His case is featured in the Commission’s Political Prisoner Database which presently contains more than 1,400 active prisoner records—a staggering, but far from exhaustive, number.
Huang is committed to reporting the facts—facts that describe the daily struggles of Chinese citizens. And for this he has suffered greatly including: reported torture and mistreatment in detention, unjust imprisonment and deprivation of his most basic human rights.
The Chinese government should immediately and unconditionally release him, and the United States should make this case and the cases of many others like him languishing unjustly behind bars in China, or tortured into “confessing” to “crimes” they did not commit, priorities- we should make these priorities in our bilateral engagement with Beijing.
It is this second point…the torture and mistreatment of rights defenders, which brings to mind another troubling case—that of prominent human rights lawyer Xie Yang. His wife, who recently arrived in the United States with their two young children, will testify before the House Foreign Affairs Committee later this week.
Xie has bravely taken on sensitive cases involving land grab victims and advocates for democratic reform. Chinese security agents detained him as part of the “709 Crackdown”—a sweeping, nationwide campaign against Chinese rights lawyers and advocates that started on July 9th , 2015.
The plight of the forty-five year old Mr. Xie, burst on to the international scene in January of 2017 when his attorneys released transcripts of their meetings with him.
The transcripts recount the threats of his inquisitors. They said, “We’ll torture you to death just like an ant.” Another warned, “I’m going to torment you until you go insane.”
He told his lawyers, “I wanted to end their interrogation of me as quickly as I could, even if it meant death…Later, I wrote down whatever they wanted.” As if foreshadowing the fate that awaited him, he had earlier written a letter in detention in which he cautioned, “If one day in the future I admit guilt…that will not be a true expression of my thoughts.”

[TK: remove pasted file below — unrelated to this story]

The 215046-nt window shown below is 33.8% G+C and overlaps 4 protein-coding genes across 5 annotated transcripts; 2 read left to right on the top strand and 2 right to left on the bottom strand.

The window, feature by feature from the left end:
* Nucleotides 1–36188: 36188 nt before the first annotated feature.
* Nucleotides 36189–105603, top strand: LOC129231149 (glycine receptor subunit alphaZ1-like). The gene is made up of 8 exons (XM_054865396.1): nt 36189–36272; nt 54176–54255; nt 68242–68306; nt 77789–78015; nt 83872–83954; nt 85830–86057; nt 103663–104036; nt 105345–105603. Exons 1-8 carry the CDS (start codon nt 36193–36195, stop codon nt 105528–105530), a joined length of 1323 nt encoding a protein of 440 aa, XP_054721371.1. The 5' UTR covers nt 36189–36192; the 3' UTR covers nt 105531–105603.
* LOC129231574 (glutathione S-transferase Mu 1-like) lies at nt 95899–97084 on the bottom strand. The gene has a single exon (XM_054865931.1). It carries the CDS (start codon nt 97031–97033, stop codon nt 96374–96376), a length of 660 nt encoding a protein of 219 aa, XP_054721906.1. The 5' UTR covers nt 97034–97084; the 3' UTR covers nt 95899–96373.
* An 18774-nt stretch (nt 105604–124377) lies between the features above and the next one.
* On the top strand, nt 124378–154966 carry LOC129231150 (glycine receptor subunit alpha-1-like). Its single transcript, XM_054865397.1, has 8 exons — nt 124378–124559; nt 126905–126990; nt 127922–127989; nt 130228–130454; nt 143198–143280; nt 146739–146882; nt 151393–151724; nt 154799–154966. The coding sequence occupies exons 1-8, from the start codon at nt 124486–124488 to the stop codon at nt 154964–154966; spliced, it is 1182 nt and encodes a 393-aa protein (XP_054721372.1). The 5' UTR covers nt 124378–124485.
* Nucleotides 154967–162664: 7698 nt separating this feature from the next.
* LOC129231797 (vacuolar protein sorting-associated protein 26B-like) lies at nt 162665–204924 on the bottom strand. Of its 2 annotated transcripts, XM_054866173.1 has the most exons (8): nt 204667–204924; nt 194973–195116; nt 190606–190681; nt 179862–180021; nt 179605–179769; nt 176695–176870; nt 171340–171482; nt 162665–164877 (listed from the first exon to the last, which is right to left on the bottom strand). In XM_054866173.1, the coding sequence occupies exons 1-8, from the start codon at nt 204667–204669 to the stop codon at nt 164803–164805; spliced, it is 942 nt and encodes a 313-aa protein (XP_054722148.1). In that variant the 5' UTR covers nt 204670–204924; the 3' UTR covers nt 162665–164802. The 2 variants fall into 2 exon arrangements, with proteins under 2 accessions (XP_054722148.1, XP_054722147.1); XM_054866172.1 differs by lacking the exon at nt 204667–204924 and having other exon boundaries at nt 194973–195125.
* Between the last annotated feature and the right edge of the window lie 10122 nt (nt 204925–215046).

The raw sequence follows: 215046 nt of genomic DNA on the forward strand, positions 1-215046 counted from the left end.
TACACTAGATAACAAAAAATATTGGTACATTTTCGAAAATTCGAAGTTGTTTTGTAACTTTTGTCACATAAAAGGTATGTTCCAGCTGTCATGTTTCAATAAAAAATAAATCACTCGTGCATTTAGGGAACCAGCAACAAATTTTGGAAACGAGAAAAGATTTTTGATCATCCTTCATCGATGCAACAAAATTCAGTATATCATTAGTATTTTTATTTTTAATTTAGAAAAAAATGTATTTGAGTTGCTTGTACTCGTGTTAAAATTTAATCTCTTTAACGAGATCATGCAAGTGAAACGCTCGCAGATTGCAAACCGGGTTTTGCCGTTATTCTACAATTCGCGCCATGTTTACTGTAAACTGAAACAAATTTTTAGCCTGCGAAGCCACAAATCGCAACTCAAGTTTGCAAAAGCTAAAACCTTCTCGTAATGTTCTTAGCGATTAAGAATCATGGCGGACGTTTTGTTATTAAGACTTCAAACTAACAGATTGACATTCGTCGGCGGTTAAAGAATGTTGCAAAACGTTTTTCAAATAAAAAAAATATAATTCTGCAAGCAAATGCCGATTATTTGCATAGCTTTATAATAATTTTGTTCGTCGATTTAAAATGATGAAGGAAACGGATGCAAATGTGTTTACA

Fast-forward to last week.
He was charged with “inciting subversion of state power and disrupting court order” plead guilty in a recorded video released by the court and widely reported in major media outlets, he said, “I want to take this opportunity to express to other rights lawyers my view now that we should give up using contact with foreign media and independent media to hype sensitive news events, attack judicial institutions and smear the image of the nation's party organs while handling cases…”
He continued in that same, coerced statement, “Everyone should take me as a warning to certainly stay within the framework of the law, and avoid being exploited by Western anti-China forces.”
And Yet, despite these “warnings” and the Chinese government’s unyielding assault on human rights, there are still men and women committed to reporting on the government’s abuses and steadfast in defending the powerless and marginalized. Their courage is an inspiration and it must summon our solidarity.
I look forward to the day when the Chinese government upholds rather than tramples the rights of its own citizens, abides by the rule of law at home and respects the international rules-based system globally. However, that day has not yet arrived.
And until it does, we must signal to the Chinese people that whatever our broader diplomatic and strategic aims may be as it relates to North Korea or any other issue, America is under no illusions about the iron-fisted leadership of President Xi and his utter disregard for the rights and dignity of his own people.
As President Trump continues fulfilling his duty and appointing individuals to key positions, I will keep raising these issues with each and every relevant nominee that I meet with both privately, as I did with Governor Branstad, and publicly, as I did during his confirmation hearing.
It is critical that the United States keep human rights for all people as a core pillar of our foreign policy.